Our project here is concentrating on Level V, from the 10th century B.C. This is part of a larger project. Another site, at Khirbet Qeiyafa, we excavated and found a fortified city in Judah from the time of King David. Nothing like this was found before. In the city we found a [model of the temple, and after] analyzing the architectural features, [we found] it fit the biblical tradition of Solomon’s palace and temple.
So, we know something about David, something about Solomon, and now who is next? Rehoboam. That’s why we came to Lachish. To see if the biblical tradition about the later part of the 10th century B.C. and the archaeology . . . met together—because there is a whole debate about how much history is embedded in the biblical text relating to the 10th century B.C.
Can you talk a little about minimalist views of archaeology?
The major debate that started nearly 40 years ago was how much historiography has been preserved in the biblical text. The most extreme [minimalist] view, that has been developed in Copenhagen in Denmark, claims that the Bible was written only in the Hellenistic era, so all this description of David, Solomon and Rehoboam is all mythological without any real historical data in it.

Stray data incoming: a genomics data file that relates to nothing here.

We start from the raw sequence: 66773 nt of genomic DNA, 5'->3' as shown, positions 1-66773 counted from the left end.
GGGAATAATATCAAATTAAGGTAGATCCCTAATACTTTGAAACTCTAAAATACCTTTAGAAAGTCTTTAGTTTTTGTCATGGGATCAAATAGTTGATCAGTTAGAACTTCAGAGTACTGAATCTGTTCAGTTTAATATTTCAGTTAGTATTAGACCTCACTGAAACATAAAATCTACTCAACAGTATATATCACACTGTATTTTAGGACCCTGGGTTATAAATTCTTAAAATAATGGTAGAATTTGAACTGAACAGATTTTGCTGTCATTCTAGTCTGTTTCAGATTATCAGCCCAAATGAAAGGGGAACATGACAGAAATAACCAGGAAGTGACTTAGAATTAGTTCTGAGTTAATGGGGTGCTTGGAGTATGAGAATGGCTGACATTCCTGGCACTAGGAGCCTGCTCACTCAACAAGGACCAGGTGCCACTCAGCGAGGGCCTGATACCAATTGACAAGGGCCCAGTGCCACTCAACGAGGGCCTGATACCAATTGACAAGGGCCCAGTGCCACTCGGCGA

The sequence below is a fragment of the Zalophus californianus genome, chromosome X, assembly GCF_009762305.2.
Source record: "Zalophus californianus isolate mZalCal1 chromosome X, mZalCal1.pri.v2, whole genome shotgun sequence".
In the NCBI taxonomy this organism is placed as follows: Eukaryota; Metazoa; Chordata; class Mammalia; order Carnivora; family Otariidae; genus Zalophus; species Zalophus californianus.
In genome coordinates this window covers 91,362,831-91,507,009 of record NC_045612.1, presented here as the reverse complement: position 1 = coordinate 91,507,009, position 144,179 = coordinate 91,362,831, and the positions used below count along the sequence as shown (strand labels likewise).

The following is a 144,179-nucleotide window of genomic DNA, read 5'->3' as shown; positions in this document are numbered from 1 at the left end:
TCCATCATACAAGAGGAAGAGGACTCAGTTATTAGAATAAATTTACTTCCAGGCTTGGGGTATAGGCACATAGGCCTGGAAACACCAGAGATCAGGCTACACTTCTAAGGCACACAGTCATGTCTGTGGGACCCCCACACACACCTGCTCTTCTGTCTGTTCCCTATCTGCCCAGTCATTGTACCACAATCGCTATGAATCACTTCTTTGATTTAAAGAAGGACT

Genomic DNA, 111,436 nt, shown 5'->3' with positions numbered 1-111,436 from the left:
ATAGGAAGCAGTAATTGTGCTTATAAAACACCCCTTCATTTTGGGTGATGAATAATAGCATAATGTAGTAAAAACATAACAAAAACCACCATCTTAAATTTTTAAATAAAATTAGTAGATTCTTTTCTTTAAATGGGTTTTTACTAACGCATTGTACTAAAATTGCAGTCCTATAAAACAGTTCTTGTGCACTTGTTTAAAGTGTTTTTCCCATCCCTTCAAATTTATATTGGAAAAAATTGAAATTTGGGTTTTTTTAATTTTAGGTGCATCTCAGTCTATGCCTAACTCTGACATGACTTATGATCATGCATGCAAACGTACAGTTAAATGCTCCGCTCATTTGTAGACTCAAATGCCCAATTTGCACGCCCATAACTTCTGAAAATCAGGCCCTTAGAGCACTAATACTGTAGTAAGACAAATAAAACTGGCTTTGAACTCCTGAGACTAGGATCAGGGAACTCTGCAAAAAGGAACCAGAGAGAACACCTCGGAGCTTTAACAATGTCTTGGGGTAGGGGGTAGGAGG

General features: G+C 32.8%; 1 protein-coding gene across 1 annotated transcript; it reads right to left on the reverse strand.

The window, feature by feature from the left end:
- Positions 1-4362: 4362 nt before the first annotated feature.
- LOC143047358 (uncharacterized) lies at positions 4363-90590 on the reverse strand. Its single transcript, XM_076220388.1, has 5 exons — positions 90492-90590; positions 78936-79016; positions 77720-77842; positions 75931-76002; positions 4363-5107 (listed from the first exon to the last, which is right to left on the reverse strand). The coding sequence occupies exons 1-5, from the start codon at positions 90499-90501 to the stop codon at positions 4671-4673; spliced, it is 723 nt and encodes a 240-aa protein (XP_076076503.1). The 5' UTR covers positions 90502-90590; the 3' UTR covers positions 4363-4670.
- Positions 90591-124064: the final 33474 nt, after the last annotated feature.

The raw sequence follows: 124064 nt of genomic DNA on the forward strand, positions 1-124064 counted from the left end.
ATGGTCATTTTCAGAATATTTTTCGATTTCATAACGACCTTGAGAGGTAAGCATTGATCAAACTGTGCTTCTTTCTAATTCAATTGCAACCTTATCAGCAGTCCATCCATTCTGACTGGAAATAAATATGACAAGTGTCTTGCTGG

I think that the major question is the 10th century B.C., because later in the ninth century B.C. we have [an] Assyrian document about Ahab; we have the Mesha stela in Moab that mentioned Omri and the son of Omri; later we have Sennacherib and Hezekiah. So, people don’t debate so much about the later part of the kingdom of Judah. But the beginning, the 10th century, is really the heart of the debate.
Prior to that, we have the period of the Judges, but David comes along and really does unite the kingdom. Do you think that archaeology is going to prove that?
I’m [only] talking about the kingdom of Judah. Why? Because from one site, Khirbet Qeiyafa, you cannot talk [of] a large empire, or a large kingdom. Maybe in the future a new site or additional sites will be discovered, and we’ll enlarge the picture.
If you ask me, What do we know today? Today we know that the kingdom of David has . . . fortified cities [that have been] found by archaeologists: Khirbet Qeiyafa, Beth Shemesh, Tel en-Nasbeh, Khirbet al-Ra’i. All of them are on the periphery of the kingdom [of Judah], and on a major route leading from the coastal plain, or the mountains, into Jerusalem. So, you can see this might be the core, the urban area of the kingdom of David. And then there were villages over a larger area, of course.
So, what happens next year? Where do you think you’ll be digging next year?
I’m not sure what will happen next year. It’s become clear that we have here about 18 meters of a city wall and houses abutting it relating to the city wall of Rehoboam. So, this is a great achievement. Nothing like this was found before in biblical archaeology.